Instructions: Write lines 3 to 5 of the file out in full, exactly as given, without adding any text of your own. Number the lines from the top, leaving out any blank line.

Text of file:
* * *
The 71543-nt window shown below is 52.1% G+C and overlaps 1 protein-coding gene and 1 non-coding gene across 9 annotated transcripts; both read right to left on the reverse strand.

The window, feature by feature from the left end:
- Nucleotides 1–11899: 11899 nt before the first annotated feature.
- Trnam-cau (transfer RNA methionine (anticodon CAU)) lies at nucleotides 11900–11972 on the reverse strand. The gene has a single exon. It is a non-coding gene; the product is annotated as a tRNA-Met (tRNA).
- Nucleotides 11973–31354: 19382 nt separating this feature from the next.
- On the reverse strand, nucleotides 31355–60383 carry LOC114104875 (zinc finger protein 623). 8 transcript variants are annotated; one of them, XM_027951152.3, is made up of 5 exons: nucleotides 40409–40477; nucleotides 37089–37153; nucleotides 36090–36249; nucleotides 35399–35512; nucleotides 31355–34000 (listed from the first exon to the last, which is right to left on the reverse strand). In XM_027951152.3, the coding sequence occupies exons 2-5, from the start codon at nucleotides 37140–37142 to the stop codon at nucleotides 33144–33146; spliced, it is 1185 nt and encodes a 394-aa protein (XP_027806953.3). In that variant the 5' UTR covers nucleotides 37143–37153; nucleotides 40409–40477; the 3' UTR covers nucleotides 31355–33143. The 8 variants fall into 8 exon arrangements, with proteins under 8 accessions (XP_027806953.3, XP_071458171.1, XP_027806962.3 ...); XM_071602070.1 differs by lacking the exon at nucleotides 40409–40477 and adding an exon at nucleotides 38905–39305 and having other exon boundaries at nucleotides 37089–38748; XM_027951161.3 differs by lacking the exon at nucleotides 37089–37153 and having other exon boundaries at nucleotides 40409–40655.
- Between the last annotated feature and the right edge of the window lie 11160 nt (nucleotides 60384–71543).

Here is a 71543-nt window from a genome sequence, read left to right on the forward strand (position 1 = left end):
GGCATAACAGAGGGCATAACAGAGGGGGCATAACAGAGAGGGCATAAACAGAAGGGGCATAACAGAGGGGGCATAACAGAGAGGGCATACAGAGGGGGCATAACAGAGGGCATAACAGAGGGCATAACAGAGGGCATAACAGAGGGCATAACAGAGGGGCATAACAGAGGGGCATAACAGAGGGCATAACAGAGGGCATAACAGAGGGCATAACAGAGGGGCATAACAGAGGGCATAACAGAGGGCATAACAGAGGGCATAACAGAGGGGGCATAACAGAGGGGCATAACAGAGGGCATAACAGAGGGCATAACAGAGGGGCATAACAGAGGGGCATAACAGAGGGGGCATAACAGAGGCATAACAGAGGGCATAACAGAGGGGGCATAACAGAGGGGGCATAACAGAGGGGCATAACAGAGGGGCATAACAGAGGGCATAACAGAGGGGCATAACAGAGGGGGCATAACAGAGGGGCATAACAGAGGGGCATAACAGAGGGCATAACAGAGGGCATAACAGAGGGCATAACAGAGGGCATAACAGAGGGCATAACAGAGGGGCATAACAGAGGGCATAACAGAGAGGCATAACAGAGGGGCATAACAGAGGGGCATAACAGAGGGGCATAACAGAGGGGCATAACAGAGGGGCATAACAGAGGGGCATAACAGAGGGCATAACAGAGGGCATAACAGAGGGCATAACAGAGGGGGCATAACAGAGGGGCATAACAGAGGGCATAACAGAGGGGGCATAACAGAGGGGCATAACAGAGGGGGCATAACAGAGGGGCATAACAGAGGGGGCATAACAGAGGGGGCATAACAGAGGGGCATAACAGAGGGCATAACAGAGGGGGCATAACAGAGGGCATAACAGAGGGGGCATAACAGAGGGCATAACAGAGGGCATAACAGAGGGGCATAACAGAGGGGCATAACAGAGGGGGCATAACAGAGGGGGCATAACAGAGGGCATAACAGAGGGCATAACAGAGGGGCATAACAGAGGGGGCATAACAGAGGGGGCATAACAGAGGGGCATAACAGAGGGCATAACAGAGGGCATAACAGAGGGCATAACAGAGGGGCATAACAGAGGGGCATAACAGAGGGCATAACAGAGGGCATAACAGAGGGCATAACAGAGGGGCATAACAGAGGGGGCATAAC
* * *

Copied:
- Nucleotides 1–11899: 11899 nt before the first annotated feature.
- Trnam-cau (transfer RNA methionine (anticodon CAU)) lies at nucleotides 11900–11972 on the reverse strand. The gene has a single exon. It is a non-coding gene; the product is annotated as a tRNA-Met (tRNA).
- Nucleotides 11973–31354: 19382 nt separating this feature from the next.